It is self-evident that ad hoc non-professional panelists could not absolve their function without a massive support of dedicated competent legal staff. Part-time  panelists, who are normally engaged in other activities, may not always have, (understandably) the legal writing abilities, the full knowledge of the ever-growing WTO case-law and  availability, required to produce within a limited period of time the sophisticated text of a report, although they will be fully aware of the issues and how they are deciding them. Is this the result of the GATT tradition, or of the desire of the Uruguay Round negotiators not to “over-judicialize” the dispute settlement system, or the belief that the Members’ experts could have a valuable role as panelists, ultimately relying as to legal correctness on the introduction of a professional AB to review panel reports? All these factors may have had an impact. Where I strongly disagree with the authors, is that through the Secretariat WTO Members would exercise a political control on the panels. The staff is independent and professional and is not answerable to the Members, even less to individual Members (although it is common knowledge that the US exercised a distinct influence on the Rules Division to which trade remedies cases where assigned, at least as long it was headed by an American: cf. the persistent upholding of zeroing by panels notwithstanding its rejection by the AB). Rather, the participation of national experts as panelists enhances the sense of participation and ownership of the system by individual Members, as I have personally experienced, much to my surprise, when I visited high trade officials and legal departments in some capitals.

I also disagree that since the Secretariat has often an important role in selecting them, panelists are under the “control” of the Secretariat. The lawyers assisting panelists are different from the senior staff members assisting the DG in the selection. Should this function be considered unsatisfactory (but is it so?) a different selection system should be envisaged.

What are the criteria for deciding whether this situation is unacceptable and needs to be corrected and would be the preconditions for such a correction?

I come now to the question whether this extensive or pervasive role of the Secretariat is detrimental? I would answer in the negative if the yardsticks are – as they should be – the independence and impartiality of the adjudicators, the quality (correctness, accuracy) of the legal analysis and of the result, the consistency of the jurisprudence for the benefit of the whole membership. Does this situation prejudice the legitimacy of the system and of individual decisions? Discounting that losing parties always tend to complain, looking at the DSB minutes, at commentators and other stakeholders’ reactions, criticism of the system does not appear to be focused on this set-up.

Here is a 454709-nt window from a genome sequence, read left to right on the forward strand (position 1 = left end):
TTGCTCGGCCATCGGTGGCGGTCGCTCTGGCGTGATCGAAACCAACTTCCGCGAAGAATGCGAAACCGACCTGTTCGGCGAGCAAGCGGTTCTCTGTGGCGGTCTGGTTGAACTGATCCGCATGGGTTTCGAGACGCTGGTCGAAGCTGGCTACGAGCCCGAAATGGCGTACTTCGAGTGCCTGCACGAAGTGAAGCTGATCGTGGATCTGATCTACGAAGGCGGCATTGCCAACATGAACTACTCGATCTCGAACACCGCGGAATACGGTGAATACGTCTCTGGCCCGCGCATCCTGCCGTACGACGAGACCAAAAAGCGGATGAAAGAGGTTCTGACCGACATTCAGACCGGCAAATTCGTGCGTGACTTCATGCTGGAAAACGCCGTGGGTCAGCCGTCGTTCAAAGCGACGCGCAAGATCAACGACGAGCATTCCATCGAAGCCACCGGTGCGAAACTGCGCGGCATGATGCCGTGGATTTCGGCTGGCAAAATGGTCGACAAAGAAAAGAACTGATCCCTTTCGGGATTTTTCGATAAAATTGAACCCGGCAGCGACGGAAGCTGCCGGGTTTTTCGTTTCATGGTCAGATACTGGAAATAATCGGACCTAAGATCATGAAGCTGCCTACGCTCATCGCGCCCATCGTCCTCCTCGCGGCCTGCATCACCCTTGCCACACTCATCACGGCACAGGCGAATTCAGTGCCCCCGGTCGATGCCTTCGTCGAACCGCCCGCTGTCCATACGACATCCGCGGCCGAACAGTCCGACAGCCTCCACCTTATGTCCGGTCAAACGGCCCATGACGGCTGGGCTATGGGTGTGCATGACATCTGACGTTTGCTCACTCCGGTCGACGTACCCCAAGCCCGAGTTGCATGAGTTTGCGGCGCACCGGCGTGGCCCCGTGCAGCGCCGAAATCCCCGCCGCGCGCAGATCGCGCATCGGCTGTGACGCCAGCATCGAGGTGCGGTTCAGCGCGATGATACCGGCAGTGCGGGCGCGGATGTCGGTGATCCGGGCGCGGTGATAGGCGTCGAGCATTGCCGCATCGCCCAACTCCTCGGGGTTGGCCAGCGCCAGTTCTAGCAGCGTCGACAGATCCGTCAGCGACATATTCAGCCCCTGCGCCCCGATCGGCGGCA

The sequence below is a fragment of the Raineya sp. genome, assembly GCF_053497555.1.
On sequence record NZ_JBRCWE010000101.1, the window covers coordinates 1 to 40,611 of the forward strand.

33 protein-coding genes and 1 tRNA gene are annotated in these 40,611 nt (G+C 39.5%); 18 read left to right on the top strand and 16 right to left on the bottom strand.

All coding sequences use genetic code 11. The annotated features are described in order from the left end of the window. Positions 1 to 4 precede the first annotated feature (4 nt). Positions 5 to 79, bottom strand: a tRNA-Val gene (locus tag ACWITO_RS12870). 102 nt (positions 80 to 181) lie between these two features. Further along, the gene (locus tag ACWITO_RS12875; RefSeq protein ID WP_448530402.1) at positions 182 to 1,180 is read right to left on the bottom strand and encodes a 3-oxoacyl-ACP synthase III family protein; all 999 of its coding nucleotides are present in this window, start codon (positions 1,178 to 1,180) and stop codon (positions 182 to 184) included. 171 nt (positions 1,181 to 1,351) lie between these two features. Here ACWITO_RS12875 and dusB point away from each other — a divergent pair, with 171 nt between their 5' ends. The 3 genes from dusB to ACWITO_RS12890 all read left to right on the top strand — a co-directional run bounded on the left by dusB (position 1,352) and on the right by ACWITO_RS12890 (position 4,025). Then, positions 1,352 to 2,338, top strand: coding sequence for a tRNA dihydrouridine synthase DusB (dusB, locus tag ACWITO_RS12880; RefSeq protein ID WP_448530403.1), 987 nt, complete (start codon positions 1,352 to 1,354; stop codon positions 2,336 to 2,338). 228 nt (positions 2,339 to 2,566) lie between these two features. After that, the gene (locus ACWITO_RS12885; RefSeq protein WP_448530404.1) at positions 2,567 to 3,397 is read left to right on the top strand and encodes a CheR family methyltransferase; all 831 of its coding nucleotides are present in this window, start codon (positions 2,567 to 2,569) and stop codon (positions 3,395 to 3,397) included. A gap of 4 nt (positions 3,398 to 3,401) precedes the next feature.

This is not to say that, especially as an academic, I would not welcome more “autonomy” and individual responsibility by panelists, in accordance with the standard feature of international adjudicatory bodies; but would this improve quality, reputation, legitimacy? Coming to the preconditions to attain such a result, I dissent from the authors’ suggestion that the names of the Secretariat’s members assigned to each panel should be disclosed. Their choice (by the head of the Division) may depend on specialization, availability, linguistic abilities. Personalizing the position of the staff would run contrary to the increased independent role of panelists that the Authors advocate. It is a fact that the names of the secretary of ICSID tribunals are published in the awards and that assistants are named  in the recent panel reports in the EU-Ukraine and EU- South Africa/SACU disputes under the respective FTAs – but does it make a difference?

Enhancing the role of the panelists would require professional panelists (at least the chair) chosen from a limited roster of dedicated high-quality legal/trade experts which should moreover be compensated for such availability, a substantial change from the current set-up. Informal proposals in this direction were made twenty years ago, notably by the EU, but did not convince the membership, which is apparently satisfied with the current set-up. On the contrary, WTO Members agreed after 2015 that the number of legal staff be increased to cope with the increase and complexity of cases.

Finally, this “opaque” role of the staff may have advantages. By exercising an extensive role, the Secretariat puts somehow in the shadow individual panelists. By being “faceless” they are protected from being singled out by unsatisfied powerful litigants. Indeed, it is an open secret at the WTO that some frequent panelists, although recognized as prominent experts, have been “blacklisted” by certain powerful members because of their decisions. The difficulties often encountered by the DG in the formation of panels under Article 8(7) DSU (on which litigants should not have a say while they often do object to names proposed) is a testimony of this situation.